With the 37-year old eyeing up yet another title, both golf commentators and ex-professionals are predicting victory for the former world number one.

The BBC’s Golf correspondent, Iain Carter wrote:

“The 23-year-old’s closing 65 at Doral and top-eight finish were evidence that he is ready to play competitive golf rather than a game of rediscovering his swing.

“It is a big step in the right direction. Indeed, McIlroy and Woods are on the same road in that regard – all be it with the American in a more advanced position.”

To support Carter’s prediction, 83-year old and seven majors champion, Arnold Palmer, believes that Woods is already back to his best.

Speaking to the Golf Channel he said:

“He looks probably as strong and as good from a golf perspective as I’ve ever seen him.

“I think his swing and his posture and his attitude is far better than it’s been in some time, and it takes me back to when I first played with him at Augusta when he was a rookie.”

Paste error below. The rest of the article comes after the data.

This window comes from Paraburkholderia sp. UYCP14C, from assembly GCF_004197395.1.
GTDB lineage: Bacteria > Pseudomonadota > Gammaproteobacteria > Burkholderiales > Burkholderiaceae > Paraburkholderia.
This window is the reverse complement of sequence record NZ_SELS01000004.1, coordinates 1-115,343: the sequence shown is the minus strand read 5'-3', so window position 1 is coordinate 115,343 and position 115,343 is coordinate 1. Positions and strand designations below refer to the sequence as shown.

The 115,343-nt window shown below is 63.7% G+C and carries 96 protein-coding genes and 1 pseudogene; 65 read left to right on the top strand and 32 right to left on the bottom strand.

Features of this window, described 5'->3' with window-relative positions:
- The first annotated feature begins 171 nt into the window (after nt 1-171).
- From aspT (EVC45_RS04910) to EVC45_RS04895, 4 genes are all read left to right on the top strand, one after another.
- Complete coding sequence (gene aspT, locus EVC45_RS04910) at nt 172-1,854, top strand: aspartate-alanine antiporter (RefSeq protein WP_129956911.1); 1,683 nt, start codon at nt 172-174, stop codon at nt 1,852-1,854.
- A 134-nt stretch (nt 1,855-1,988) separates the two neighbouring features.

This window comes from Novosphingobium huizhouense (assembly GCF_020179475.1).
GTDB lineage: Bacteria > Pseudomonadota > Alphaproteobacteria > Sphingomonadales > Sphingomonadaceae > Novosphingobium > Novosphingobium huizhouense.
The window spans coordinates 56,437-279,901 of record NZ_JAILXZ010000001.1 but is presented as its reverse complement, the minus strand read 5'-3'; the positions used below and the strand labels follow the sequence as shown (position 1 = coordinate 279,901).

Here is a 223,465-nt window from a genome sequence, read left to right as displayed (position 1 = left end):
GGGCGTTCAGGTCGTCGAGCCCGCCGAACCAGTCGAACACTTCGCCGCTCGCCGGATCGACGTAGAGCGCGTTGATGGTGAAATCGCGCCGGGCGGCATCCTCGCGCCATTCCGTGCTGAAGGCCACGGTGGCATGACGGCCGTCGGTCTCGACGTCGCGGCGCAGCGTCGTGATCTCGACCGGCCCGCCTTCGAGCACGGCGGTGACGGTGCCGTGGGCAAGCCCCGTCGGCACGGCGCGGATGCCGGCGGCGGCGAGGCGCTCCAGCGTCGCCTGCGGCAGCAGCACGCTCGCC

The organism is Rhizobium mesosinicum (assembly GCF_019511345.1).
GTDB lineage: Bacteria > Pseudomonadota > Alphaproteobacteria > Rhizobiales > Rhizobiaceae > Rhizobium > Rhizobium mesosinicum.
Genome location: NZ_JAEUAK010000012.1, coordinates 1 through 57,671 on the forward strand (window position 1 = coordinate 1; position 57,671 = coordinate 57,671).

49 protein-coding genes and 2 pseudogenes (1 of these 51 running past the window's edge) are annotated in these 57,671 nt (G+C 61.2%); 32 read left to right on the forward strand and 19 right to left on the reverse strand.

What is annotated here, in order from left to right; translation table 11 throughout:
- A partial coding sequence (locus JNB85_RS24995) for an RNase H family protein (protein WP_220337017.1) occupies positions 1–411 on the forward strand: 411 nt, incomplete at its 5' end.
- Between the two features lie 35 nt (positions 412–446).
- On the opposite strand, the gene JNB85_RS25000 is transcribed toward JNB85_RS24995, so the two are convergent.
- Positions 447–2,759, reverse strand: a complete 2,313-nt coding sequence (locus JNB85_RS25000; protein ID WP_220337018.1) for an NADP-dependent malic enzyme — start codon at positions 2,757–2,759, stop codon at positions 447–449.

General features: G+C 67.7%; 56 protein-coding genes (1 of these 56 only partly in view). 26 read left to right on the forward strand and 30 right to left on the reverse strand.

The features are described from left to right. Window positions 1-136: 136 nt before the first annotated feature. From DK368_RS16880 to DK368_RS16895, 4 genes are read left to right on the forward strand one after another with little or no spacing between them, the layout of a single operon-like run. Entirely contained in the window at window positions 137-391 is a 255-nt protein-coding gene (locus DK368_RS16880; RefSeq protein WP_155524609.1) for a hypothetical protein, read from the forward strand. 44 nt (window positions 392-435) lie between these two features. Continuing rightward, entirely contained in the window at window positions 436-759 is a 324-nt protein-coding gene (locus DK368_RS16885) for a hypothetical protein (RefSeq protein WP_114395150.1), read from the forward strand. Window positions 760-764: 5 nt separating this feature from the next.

For any hints and tips on becoming a Golf champion this summer, visit the Direct Golf UK site for the best professional advice.

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Who will win the US Masters 2013?

The US Masters 2012 was won by Bubba Watson after an exciting play-off with South African Louis Oosthuizen following both golfers having an exceptional round on the final day and finsihing on -10.  The 33-year-old left-hander won at the second extra hole to claim his first major title. Peter Hanson, Matt Kuchar and Phil Mickelson finished in a three-way tie for third finishing on -8.  England’s Ian Poulter (69) finished seventh on -5, while Australian Adam Scott, last year’s runner-up, carded a 66 that included a hole in one on the 16th to finish -4.